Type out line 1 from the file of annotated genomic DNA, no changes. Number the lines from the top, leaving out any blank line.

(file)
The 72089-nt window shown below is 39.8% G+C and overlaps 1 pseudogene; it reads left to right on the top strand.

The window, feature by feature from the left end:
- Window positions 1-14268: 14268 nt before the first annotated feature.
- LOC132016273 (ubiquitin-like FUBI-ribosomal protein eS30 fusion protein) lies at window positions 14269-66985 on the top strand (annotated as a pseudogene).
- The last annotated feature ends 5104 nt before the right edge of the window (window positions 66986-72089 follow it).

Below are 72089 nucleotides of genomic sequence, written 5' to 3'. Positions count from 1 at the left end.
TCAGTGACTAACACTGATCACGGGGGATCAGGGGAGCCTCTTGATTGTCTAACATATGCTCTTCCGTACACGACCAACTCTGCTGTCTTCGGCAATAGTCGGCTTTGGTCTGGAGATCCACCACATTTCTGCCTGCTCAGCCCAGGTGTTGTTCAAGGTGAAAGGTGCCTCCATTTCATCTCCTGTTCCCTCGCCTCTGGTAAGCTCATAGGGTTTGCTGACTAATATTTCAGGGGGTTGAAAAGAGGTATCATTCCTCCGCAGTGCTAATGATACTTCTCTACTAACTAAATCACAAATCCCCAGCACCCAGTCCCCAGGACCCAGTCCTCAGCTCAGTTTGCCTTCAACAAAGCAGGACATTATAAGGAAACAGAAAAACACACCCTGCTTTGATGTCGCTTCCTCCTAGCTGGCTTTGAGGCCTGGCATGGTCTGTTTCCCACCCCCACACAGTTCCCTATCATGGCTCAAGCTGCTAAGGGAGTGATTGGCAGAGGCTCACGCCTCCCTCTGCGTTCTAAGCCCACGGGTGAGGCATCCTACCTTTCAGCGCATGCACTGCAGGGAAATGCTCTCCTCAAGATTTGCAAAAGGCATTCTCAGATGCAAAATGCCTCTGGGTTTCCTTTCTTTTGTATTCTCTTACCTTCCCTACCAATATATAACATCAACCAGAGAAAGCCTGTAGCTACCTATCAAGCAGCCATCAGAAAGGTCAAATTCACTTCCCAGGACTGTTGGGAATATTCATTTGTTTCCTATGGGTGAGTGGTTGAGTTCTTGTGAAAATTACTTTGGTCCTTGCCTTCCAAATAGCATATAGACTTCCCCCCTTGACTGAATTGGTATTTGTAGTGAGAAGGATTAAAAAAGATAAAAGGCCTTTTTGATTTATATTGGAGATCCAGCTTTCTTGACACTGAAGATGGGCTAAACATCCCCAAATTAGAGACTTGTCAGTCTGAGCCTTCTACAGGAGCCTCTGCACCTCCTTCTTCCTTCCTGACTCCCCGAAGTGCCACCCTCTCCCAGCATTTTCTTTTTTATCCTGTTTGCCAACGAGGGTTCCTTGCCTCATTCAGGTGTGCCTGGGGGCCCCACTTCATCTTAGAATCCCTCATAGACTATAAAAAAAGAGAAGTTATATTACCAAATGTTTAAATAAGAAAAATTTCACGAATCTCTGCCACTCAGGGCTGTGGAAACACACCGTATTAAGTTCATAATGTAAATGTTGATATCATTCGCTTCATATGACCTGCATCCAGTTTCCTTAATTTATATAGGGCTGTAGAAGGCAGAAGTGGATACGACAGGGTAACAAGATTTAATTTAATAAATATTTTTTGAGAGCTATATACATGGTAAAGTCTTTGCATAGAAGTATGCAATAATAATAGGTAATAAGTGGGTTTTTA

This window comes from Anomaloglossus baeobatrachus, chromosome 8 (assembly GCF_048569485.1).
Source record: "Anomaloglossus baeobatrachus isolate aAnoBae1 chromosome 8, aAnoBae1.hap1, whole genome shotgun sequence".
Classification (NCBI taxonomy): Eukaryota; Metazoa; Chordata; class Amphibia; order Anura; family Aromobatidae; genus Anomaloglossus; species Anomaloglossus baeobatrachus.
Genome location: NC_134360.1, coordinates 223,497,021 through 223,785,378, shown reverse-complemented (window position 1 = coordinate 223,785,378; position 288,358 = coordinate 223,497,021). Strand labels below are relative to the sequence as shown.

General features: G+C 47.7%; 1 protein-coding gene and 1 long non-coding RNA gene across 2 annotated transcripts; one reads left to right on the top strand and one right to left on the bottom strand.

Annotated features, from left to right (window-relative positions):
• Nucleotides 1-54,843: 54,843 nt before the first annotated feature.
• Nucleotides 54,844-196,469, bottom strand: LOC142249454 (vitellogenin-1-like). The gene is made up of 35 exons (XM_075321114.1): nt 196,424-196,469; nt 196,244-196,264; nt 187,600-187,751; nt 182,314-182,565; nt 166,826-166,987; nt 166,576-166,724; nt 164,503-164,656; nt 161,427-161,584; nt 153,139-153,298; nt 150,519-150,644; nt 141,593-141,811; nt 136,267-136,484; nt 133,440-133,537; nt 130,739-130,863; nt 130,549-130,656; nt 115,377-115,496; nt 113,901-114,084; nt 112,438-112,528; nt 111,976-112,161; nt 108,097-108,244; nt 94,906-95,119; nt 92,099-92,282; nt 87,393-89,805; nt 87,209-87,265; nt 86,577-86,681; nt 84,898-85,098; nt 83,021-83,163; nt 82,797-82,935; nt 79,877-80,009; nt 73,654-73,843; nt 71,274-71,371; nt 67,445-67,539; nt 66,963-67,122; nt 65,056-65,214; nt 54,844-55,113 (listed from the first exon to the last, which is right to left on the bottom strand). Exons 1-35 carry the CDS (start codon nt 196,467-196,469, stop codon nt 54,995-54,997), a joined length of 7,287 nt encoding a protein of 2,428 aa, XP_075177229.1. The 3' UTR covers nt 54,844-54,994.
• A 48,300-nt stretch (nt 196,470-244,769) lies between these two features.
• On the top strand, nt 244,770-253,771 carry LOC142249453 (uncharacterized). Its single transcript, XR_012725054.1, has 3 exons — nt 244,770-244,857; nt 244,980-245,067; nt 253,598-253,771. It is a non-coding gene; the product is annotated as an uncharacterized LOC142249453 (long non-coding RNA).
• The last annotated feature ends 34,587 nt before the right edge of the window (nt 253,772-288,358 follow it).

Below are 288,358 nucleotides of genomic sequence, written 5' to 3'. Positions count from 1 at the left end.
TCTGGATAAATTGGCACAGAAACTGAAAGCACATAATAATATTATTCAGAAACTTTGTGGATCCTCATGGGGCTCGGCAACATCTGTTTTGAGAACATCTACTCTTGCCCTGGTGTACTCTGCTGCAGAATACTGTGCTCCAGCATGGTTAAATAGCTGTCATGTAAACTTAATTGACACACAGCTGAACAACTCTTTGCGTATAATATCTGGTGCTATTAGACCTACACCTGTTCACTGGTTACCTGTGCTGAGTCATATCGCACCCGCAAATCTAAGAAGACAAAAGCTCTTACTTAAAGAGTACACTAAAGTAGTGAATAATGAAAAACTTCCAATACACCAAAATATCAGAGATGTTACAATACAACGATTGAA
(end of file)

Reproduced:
The 72089-nt window shown below is 39.8% G+C and overlaps 1 pseudogene; it reads left to right on the top strand.